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Health Notes 1

The herb that’s 42 times better for you than an apple 

The American Chemical Society (ACS), one of the pre-eminent scientific organizations in the world-and one with a degree of integrity far above any medical group I know of-has come out with a report to warm the heart of any barefoot doctor.

Herbs have higher antioxidant activity than fruits, vegetables, and some spices, including garlic, report scientists in the Journal of Agricultural and Food Chemistry, the journal of the ACS.

Oregano came out way ahead of all other herbs in antioxidant power -from three to 40 times as much. In comparison to the antioxidant activities of a few select fruits and vegetables, the potency of oregano was well ahead.

Oregano has 42 times more antioxidant activity than apples, 30 times more than potatoes, 12 times more than oranges, and four times more than blueberries. One tablespoon of fresh oregano, for example, contains the same antioxidant activity as one medium-sized apple. The other herbs with an antioxidant punch, in order of potency, are dill, garden thyme, rosemary, and peppermint.

Shiow Y. Wang, Ph.D., of the USDA’s Beltsville Agricultural Research Center, studied and compared the antioxidant activity of 39 commonly used herbs. “People should use more herbs for flavoring instead of salt and artificial chemicals,” he said.

Action to take:

Now that you can buy fresh herbs as you would any other vegetable in most supermarkets, you should treat them like any other vegetable–to derive the nutrition from them as well as the enhanced flavor.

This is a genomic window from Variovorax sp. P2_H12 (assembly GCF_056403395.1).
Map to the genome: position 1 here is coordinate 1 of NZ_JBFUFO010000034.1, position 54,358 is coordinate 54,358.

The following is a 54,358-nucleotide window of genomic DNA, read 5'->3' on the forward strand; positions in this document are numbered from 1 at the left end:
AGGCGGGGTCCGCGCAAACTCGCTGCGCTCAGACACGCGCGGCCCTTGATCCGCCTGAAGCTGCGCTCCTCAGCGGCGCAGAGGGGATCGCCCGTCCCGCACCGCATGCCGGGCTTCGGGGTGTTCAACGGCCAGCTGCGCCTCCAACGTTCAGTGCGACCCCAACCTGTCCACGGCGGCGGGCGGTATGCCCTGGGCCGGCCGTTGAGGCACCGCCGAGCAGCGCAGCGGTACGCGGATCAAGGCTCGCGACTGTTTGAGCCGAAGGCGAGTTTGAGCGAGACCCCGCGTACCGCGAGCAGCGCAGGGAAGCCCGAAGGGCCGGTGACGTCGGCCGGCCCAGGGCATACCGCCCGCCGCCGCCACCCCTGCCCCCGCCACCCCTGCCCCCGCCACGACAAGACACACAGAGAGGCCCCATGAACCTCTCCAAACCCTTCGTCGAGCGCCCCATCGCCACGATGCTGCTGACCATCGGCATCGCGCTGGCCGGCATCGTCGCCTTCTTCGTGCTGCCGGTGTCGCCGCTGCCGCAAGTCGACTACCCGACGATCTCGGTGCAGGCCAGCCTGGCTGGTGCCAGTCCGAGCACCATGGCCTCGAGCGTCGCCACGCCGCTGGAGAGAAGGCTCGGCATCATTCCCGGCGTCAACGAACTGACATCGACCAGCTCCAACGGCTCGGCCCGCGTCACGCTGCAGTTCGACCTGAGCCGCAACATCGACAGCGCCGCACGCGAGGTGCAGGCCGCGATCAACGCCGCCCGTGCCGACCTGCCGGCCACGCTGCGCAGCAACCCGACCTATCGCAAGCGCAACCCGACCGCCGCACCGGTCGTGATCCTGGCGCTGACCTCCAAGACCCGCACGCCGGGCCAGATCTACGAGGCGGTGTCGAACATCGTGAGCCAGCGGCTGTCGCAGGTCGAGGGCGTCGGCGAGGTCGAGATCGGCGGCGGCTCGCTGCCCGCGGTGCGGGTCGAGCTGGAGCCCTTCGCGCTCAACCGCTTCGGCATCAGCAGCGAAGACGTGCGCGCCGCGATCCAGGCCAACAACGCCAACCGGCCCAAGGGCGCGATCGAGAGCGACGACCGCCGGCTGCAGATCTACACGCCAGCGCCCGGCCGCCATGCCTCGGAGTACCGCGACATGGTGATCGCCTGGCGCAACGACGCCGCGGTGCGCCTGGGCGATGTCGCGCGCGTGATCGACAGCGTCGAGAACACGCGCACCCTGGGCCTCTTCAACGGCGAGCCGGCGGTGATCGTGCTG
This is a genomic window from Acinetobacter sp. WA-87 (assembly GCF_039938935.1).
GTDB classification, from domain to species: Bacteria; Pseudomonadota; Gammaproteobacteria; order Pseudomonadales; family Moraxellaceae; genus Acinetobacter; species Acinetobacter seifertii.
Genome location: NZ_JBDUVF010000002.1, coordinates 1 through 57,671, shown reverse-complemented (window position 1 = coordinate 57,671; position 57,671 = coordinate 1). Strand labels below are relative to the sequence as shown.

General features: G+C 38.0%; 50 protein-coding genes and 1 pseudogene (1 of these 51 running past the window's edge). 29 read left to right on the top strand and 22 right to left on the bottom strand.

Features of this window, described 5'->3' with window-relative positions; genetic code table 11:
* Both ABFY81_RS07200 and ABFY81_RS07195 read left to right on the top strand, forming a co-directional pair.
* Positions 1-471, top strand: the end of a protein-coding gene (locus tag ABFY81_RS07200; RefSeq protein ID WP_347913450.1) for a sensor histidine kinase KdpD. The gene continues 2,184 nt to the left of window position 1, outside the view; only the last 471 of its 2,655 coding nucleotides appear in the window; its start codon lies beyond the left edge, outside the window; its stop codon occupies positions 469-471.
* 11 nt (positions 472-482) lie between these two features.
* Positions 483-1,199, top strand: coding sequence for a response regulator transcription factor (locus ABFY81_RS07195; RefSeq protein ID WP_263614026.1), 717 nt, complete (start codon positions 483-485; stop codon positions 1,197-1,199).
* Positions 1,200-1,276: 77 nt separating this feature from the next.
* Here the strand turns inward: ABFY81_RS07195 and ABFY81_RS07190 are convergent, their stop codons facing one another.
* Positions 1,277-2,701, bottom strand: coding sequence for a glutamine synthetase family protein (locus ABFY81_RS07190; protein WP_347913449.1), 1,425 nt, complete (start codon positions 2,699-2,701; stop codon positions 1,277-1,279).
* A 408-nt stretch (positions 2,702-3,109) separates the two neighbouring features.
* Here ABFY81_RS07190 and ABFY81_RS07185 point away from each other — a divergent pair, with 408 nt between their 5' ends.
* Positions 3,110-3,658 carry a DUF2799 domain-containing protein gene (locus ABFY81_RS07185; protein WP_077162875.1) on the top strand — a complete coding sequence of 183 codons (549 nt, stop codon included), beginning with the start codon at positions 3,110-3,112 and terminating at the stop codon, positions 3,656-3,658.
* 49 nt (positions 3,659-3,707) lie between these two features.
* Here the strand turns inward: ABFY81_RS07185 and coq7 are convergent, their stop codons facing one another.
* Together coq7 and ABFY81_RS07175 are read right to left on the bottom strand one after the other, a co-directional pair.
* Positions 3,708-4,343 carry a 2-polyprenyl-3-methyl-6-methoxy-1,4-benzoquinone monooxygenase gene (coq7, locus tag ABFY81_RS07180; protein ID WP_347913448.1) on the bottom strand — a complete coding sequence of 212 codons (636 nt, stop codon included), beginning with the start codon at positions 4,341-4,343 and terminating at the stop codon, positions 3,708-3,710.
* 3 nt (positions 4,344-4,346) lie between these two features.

Reference:

“Antioxidant Activity and Phenolic Compounds in Selected Herbs,” Journal of Agricultural and Food Chemistry 2001: 49 (11); 5,165 -5,170

Wine for health- now in your choice of colors 

OK, so you can’t stomach the rich, full-bodied glass of Merlot that’s supposed to keep your heart strong and healthy. No, you’re more of a crisp, chilled Chardonnay aficionado. But none of the research says anything about health benefits of white wine.

Leave it to the scientists, of all people, to make sure everyone gets to eat, drink, and be merry-and healthy.

Researchers in Israel have developed a way to make white wine using grape skin polyphenols, the substances in red wine that give it its heart-boosting powers. Grape skin is usually left out of the white-wine making process, but since that’s where the highest concentration of polyphenols is found, up until now red wine had the advantage.

So far, there’s no word on how to get a bottle for your own wine cellar, but if I find out more, I’ll be sure to let you know in one of my Daily Dose e-letters (to sign up to receive this free service visit www.realhealthnews.com).

References:

“White wine with red wine-like properties: increased extraction of grape skin polyphenols improves the antioxidant capacity of the derived white wine.” Journal of Agricultural and Food Chemistry 2001; 49(7): 3,164-3,168

New white wine may have health benefits of red,” Reuter’s Health news, 6/8/01

Alternative medicine: The universities move in for the kill

“After dismissing CAM therapies as quackery for the better part of a century, the medical establishment now finds itself racing to evaluate them. The short-term goal is to identify the most effective and safe alternative therapies and make them part of routine clinical practice. But the larger mission is to spawn a new kind of integrative medicine, one that employs the rigor of modern science without being constrained by it.”

That quote is from a recent Internet news report I came across. But CAM is attracting enough interest to have made the cover of the December 2, 2002 issue of Newsweek too.

CAM stands for Complementary Alternative Medicine and now that it’s a $30 billion a year business, Big Medicine is paying attention

I’m not sure this news is as good as the media wants us to believe. Letting the medical establishment get its hands on alternative medicine will mean regulating it to death. Then it won’t be any different from mainstream medicine. And look at where that’s gotten so many people -straight into an early grave.

References:

“The Science of Alternative Medicine,” Newsweek (cover story), 12/2/02

“Newsweek Cover: ‘The Science of Alternative Medicine,’” PRNewswire, 11/24/02

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